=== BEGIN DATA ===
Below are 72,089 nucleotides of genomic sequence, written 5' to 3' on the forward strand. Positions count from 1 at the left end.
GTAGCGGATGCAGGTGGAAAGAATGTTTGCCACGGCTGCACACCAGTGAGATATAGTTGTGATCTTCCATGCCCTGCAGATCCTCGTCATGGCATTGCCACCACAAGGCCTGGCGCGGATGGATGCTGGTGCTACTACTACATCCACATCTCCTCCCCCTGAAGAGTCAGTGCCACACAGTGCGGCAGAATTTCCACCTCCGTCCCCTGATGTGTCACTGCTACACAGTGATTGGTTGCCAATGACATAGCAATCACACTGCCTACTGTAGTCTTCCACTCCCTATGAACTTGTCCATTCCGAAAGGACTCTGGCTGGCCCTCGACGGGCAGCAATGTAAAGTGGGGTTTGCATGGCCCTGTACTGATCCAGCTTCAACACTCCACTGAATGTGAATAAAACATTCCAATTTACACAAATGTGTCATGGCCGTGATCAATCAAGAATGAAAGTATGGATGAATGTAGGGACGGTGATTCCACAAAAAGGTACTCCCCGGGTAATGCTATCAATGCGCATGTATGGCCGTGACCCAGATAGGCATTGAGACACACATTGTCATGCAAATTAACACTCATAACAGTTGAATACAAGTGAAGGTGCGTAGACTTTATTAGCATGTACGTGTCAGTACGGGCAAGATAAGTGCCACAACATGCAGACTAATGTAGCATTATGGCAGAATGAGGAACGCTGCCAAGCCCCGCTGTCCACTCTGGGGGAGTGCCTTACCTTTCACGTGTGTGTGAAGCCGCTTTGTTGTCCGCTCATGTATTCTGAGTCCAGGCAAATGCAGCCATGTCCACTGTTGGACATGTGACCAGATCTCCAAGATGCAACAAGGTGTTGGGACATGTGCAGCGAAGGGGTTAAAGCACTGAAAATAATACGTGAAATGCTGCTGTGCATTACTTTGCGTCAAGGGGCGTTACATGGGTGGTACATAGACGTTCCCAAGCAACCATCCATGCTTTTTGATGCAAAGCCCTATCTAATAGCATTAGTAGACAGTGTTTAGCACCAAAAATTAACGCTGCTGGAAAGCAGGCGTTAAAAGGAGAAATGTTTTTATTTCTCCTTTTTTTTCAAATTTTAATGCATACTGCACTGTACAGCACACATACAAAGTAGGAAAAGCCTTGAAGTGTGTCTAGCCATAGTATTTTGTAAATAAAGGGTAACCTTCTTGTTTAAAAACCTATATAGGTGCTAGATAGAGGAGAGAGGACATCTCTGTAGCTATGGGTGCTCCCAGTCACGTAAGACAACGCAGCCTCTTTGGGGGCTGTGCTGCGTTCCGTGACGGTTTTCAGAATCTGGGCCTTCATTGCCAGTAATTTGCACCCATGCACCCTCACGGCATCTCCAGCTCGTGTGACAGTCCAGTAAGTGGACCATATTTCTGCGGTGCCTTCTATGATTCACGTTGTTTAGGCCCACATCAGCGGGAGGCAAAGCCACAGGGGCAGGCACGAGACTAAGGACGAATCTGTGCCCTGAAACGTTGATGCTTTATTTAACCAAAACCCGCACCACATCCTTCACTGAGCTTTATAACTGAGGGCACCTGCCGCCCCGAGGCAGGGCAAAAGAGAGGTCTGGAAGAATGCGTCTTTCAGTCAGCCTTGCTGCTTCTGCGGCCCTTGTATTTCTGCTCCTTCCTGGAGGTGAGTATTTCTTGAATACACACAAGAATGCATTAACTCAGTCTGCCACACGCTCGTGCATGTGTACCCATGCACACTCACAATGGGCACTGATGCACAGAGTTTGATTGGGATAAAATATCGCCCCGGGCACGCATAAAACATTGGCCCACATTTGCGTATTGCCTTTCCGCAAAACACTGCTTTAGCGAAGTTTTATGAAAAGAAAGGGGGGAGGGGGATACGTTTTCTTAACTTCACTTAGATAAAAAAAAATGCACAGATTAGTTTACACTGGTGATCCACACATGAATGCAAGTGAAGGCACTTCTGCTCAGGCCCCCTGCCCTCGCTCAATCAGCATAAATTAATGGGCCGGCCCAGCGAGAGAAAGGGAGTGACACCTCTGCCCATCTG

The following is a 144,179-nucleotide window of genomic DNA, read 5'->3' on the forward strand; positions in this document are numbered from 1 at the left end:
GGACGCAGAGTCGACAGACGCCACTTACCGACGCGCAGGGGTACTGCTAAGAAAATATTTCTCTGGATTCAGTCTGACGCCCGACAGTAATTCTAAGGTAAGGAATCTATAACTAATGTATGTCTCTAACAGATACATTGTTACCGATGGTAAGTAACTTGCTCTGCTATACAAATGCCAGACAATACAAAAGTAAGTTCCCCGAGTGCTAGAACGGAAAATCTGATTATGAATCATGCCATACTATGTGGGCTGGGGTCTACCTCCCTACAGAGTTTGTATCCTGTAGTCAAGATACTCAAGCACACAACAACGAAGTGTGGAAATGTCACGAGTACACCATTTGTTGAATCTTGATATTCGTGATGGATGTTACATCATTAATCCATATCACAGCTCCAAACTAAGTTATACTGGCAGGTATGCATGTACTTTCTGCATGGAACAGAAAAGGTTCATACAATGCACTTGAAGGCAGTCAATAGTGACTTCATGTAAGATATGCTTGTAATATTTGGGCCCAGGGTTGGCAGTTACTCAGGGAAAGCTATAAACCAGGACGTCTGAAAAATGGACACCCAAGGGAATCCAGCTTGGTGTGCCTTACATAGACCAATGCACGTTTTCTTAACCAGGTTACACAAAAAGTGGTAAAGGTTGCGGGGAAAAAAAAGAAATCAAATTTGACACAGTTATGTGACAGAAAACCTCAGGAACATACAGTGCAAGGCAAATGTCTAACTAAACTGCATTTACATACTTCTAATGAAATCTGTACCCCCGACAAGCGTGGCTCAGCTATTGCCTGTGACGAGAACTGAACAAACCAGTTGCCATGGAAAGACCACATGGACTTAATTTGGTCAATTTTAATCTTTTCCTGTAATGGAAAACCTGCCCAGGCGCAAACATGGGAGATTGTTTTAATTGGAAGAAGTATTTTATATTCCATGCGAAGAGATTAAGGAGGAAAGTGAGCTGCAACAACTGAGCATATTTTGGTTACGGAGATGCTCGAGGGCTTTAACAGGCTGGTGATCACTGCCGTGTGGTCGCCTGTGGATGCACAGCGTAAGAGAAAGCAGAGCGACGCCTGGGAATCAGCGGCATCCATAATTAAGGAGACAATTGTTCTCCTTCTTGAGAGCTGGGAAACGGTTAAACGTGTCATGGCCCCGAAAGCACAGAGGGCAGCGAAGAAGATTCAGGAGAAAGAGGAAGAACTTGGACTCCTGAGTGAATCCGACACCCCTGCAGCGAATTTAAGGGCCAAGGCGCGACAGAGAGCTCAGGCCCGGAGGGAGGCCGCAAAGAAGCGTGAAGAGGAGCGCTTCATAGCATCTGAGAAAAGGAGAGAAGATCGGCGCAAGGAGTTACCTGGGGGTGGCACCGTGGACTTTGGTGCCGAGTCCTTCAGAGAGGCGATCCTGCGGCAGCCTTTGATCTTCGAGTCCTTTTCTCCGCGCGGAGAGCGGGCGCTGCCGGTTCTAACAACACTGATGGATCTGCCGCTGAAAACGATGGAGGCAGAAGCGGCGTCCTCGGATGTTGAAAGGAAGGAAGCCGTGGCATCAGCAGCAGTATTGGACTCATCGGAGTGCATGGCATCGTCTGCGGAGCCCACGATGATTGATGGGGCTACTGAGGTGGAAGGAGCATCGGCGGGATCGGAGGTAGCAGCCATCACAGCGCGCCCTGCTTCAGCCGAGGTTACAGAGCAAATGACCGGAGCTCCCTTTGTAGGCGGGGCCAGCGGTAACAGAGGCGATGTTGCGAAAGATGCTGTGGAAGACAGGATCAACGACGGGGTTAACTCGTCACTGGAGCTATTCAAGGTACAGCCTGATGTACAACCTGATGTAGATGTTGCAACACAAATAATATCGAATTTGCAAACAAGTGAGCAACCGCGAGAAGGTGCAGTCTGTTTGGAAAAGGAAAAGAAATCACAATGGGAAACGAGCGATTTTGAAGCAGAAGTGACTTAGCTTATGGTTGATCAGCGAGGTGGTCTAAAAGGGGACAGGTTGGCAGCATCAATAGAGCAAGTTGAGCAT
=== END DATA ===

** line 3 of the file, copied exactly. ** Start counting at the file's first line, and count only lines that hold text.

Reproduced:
The following is a 144,179-nucleotide window of genomic DNA, read 5'->3' on the forward strand; positions in this document are numbered from 1 at the left end: